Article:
The interesting thing was that the wind was blowing a flowerpot so that it was starting to lean away, which would make the shot a lot easier to get. (I haven't moved anything left at a grave in order to take a photo. I'm not sure how I feel about that.) I prayed, "OK, God, just a little more wind and I'll get this shot." A few seconds later, the flowerpot hit a tipping point and was suddenly out of the way. I got the shot and said "Thanks, God, I got it." And a few seconds after that, the wind holding the flowers down subsided. The flowerpot returned to its original angle.

Sure, it can be explained entirely by reason. But as Brother Alwyn said (or will say in around 1,255 years, according to Babylon 5 chronology), "Faith and reason are the shoes on your feet. You can travel further with both than you can with just one." And aren't miracles all in the timing?
sylvar: (Ignatius J. Reilly)
Saturday morning we left without [livejournal.com profile] jitterbug5bi5, to my disappointment. (It's okay, though; she had some fun this weekend too.) We got to Miami in time to see [livejournal.com profile] loucheroo arrive at the party, and went down to Kendall for dinner with Dad and Fran. We were hoping to go back to the party, but since we were sleeping in Kendall (pretty much the opposite end of the metro Miami area), we realized that we'd just about have to turn around as soon as we got there so we could...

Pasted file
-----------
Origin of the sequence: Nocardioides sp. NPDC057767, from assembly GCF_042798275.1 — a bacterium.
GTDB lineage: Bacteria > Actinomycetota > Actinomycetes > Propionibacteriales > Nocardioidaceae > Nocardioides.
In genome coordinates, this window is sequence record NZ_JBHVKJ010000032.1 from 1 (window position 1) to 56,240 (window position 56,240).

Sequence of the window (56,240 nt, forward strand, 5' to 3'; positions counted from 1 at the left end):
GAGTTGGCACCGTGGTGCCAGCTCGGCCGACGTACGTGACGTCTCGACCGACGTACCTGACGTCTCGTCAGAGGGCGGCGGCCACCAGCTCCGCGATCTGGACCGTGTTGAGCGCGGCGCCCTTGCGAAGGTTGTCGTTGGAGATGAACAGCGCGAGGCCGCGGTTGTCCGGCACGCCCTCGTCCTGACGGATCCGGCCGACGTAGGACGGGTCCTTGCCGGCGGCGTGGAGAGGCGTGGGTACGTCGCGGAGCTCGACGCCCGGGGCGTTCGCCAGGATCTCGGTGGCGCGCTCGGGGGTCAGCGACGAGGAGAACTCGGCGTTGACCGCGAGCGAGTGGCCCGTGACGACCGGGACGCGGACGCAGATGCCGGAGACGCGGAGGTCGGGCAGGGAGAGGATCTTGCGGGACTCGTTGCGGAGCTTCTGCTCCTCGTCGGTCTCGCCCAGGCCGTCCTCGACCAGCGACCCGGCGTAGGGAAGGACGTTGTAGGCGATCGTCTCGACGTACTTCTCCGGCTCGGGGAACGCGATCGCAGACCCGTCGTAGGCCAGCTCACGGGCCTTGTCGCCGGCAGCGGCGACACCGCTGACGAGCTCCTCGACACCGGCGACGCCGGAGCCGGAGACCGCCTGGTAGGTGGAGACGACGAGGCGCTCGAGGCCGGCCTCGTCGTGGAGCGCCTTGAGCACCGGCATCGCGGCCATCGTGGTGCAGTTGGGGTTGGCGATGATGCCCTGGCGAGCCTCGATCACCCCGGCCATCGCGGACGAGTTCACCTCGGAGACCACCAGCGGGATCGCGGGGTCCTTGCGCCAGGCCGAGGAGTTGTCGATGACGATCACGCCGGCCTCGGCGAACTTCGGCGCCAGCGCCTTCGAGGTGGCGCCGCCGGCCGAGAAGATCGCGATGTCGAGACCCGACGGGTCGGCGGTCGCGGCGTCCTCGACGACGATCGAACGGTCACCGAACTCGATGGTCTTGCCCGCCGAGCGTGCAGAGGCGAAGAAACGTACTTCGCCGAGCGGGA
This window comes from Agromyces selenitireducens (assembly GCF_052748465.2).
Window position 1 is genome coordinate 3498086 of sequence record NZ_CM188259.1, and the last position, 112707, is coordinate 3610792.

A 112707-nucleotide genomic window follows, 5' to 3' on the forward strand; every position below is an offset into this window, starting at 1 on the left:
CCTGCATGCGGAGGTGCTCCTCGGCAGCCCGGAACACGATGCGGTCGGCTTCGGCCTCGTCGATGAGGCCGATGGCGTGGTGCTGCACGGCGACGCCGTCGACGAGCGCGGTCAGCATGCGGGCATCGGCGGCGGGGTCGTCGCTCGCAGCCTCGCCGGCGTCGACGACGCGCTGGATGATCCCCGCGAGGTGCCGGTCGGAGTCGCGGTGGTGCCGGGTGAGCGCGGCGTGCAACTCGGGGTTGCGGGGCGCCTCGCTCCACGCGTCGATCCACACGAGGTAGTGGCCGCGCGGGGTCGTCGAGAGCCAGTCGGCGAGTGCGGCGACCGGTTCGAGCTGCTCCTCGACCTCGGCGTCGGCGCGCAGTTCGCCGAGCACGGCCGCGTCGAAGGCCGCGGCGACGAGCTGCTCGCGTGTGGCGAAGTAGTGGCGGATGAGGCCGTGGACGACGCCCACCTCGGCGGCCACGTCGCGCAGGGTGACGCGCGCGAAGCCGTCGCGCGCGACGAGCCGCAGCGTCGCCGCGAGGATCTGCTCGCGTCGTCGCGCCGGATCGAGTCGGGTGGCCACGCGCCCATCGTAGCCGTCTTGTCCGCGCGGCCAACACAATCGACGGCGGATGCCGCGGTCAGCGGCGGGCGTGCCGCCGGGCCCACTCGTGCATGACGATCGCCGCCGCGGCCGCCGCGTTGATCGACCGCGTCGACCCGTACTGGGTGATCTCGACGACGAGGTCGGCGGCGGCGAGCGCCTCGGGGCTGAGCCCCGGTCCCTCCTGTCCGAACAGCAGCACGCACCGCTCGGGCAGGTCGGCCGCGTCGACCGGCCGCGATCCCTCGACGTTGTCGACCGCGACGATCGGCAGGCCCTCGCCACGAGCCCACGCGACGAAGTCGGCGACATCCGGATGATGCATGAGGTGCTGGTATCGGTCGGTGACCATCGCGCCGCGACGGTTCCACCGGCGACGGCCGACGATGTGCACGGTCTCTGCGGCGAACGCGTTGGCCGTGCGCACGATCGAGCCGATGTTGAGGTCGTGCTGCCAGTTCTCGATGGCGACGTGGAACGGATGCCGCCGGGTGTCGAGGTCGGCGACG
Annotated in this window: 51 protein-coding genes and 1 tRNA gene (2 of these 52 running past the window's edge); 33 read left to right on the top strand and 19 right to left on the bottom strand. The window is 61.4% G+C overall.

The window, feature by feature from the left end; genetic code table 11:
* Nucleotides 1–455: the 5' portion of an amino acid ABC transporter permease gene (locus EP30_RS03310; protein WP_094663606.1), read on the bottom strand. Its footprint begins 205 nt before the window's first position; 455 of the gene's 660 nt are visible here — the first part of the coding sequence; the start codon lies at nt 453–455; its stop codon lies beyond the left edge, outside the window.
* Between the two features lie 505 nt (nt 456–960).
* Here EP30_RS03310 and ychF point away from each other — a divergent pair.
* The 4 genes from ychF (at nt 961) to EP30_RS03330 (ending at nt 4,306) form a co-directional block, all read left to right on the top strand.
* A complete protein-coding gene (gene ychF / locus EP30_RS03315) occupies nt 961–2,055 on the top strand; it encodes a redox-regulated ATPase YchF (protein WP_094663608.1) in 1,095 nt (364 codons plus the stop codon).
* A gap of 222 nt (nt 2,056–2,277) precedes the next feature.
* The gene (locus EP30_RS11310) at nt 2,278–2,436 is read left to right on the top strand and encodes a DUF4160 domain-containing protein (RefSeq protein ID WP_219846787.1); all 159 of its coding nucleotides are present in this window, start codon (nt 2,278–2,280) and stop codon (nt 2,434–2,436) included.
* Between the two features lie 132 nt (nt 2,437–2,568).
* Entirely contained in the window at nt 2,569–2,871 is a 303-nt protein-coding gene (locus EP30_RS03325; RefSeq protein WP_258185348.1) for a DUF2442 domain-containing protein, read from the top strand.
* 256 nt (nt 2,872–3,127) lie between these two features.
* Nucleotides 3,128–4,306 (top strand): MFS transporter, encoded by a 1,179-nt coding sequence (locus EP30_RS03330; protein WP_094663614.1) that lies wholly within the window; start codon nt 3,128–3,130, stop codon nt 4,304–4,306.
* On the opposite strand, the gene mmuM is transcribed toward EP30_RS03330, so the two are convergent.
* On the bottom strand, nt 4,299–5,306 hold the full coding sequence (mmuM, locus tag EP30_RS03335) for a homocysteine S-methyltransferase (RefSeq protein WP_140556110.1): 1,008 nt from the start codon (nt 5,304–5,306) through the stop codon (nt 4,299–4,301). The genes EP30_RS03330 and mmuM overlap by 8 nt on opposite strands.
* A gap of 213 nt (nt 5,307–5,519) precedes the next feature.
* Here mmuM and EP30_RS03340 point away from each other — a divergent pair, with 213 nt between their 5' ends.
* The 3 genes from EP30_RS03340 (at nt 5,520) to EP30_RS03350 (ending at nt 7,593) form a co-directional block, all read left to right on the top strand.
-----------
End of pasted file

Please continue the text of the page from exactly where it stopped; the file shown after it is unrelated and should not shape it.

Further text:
Drive to Stuart Sunday morning, have brunch, watch my brother-in-law Devin's confirmation, and listen to some jingo-fascist homily about how great it is that we live in a country where we have the freedom to move around the country, but warning us that we do not have the freedom to do what is wrong.

We found out too late that my dad was planning a bonfire for next weekend, so we could have gone to the party for a much longer time, then spent a bigger chunk of time with him the following week. That would have been a better plan. Oh, if I had a tribble for every missed opportunity...

So that was my weekend. How was yours?
sylvar: (Default)
WTF, mate?

Estimates have been made of tens of thousands of deaths from flooding that could overrun the levees and turn New Orleans into a 30-foot-deep toxic lake filled with chemicals and petroleum from refineries, and waste from ruined septic systems.